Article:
Ventura County attorneys, retirement administrators and auditors will spend the next few weeks analyzing costs and crafting a petition for a rehearing on the issue while the Board of Retirement and the County Board of Supervisors decide whether to petition the court to reconsider its decision. However, it is not likely that the state Supreme Court would rehear the case. The court only rehears about 2 percent of all the cases that come before it, officials said.

Opponents of the retirement increase point out that in 1995, the Board of Supervisors issued a $150 million bond to pay ballooning retirement costs caused in part by increased longevity. Supporters note that the county's contribution to the retirement fund has declined in recent years, due in part to the bull market and wise investments.

``The county retirement fund had an excess of $45 million this year,'' Williams said. ``The retirement board has done a good job, and the impact of this decision will be minimal at best.''

Whatever the impact, some taxpayers rankle at increasing public employees' retirement pay.

``This decision will be very costly for the taxpayers of Ventura County and in the 19 other counties,'' said Jere Robings, president of the Ventura County Alliance of Taxpayers. ``The county's retirement plan is already lucrative compared to private-sector plans. The county pension plan just became even more generous, and we're all going to pay for it.''

WHO'S AFFECTED

Thursday's state Supreme Court decision affects the retirement pay of about 5,000 county workers in nine unions. Whether retirement pay will increase, and by how much, will depend on individual positions.

Service Employees International Union Local 998 - With 3,816 members, this group includes general, service and clerical workers.

Management and unrepresented employees - With 947 employees, includes administrators and executive, confidential clerical employees.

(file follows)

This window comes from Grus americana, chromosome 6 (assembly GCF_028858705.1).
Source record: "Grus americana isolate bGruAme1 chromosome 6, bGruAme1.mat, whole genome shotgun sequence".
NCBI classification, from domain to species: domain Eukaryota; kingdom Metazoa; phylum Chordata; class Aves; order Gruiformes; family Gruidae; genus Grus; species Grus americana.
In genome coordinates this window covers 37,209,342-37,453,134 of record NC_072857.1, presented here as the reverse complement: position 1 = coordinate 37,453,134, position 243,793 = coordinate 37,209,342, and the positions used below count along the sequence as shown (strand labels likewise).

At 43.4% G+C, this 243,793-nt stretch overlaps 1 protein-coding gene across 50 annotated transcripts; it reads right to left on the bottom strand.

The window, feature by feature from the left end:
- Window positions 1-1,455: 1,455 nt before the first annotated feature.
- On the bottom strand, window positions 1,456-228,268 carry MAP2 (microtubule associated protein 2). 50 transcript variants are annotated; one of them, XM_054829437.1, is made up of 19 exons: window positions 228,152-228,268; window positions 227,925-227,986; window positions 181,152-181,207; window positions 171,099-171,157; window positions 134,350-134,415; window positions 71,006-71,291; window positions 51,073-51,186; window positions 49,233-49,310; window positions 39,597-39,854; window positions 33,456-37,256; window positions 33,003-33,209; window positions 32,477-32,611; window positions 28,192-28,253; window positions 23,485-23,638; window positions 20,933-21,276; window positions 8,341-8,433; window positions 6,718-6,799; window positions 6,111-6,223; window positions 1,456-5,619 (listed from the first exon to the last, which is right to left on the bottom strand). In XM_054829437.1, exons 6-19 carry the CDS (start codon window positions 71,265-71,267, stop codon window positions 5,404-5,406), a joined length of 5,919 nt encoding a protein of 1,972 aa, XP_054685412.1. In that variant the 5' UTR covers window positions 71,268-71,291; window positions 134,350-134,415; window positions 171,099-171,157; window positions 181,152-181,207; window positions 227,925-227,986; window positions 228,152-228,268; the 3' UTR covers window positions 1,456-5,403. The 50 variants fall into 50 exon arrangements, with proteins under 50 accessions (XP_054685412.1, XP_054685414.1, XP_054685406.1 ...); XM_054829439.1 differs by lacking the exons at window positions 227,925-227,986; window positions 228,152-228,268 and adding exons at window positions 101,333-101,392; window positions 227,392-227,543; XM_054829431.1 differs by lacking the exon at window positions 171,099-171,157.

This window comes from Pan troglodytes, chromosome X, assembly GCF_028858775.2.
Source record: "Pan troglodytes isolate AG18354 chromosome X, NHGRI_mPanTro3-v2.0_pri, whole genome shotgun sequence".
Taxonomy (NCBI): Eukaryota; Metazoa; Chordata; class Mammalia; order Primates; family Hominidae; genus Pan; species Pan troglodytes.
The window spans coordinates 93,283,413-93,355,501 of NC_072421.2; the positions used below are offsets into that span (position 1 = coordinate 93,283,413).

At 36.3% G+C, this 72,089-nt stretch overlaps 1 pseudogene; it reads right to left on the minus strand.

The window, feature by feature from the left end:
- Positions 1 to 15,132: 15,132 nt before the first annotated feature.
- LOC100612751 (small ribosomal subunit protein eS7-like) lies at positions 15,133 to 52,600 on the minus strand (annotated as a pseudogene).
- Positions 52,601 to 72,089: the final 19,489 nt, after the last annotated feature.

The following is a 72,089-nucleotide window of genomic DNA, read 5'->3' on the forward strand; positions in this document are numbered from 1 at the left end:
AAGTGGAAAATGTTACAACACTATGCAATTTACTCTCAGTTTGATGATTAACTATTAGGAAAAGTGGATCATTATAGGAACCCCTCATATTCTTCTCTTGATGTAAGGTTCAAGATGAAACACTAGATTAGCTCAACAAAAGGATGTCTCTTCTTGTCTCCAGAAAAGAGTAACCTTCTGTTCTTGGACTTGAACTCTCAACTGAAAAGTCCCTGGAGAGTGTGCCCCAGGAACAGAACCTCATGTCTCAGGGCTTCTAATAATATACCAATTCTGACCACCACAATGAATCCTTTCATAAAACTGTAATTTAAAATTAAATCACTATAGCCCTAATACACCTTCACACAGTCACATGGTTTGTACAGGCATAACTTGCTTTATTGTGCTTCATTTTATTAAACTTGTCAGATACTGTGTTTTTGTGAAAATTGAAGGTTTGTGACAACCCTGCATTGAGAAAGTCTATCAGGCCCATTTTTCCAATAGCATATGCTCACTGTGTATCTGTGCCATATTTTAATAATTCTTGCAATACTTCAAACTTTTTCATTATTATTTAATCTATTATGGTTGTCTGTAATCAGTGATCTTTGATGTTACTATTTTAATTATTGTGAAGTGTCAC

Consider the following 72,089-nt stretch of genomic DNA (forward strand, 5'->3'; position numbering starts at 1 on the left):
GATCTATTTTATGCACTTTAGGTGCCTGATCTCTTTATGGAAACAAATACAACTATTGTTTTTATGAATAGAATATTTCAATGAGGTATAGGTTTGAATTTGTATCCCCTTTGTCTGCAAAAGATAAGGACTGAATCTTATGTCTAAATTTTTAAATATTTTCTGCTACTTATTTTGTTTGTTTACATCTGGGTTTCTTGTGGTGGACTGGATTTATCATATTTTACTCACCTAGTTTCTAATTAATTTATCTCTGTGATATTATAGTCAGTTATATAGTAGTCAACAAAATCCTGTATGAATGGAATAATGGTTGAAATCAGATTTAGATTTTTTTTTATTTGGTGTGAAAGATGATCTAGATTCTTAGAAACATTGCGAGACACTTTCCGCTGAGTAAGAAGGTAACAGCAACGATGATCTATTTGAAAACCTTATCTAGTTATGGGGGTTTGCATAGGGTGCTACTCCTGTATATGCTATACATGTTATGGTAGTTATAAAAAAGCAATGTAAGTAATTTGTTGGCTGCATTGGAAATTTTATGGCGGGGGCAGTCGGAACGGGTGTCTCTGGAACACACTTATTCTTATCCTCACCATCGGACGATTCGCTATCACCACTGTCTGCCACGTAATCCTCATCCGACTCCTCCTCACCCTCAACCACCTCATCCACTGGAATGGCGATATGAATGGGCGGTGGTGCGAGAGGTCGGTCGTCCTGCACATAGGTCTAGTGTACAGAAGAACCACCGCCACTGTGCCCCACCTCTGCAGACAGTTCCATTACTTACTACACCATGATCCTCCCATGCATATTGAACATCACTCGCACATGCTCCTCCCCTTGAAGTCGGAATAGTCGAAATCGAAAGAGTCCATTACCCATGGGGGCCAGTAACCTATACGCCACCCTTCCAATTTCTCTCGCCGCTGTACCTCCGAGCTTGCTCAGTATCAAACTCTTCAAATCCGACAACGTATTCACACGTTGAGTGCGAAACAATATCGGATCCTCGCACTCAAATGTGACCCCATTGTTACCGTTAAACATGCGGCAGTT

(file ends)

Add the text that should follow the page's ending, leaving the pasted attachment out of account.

Ventura County Deputy Sheriff's Association - With 693 members, covers all sworn sheriff's deputies in the county.

Ventura County Professional Firefighters Association - With 337 members, includes all county firefighters.

California Nurses Association - With 303 members, includes all nurses working in county facilities.

Ventura County Professional Peace Officers Association - With 269 members, includes correctional officers.

Ventura County Sheriff's Correctional Officers Association - With 170 members, includes probation officers and some deputies working in jails and other correctional facilities.

International Union of Operating Engineers Local 501 - With 149 employees, this union includes tradesmen and women such as carpenters, electricians and maintenance workers.

Criminal Justice Attorney's Association - With 145 members, includes attorneys on the county payroll, also public defenders and prosecutors.

Specialized Peace Officers Union - With 18 members, includes coroners, deputy coroners and welfare fraud investigators.

Source: Ventura County Personnel Department

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Publication:Daily News (Los Angeles, CA)
Article Type:Statistical Data Included
Date:Aug 16, 1997
Words:941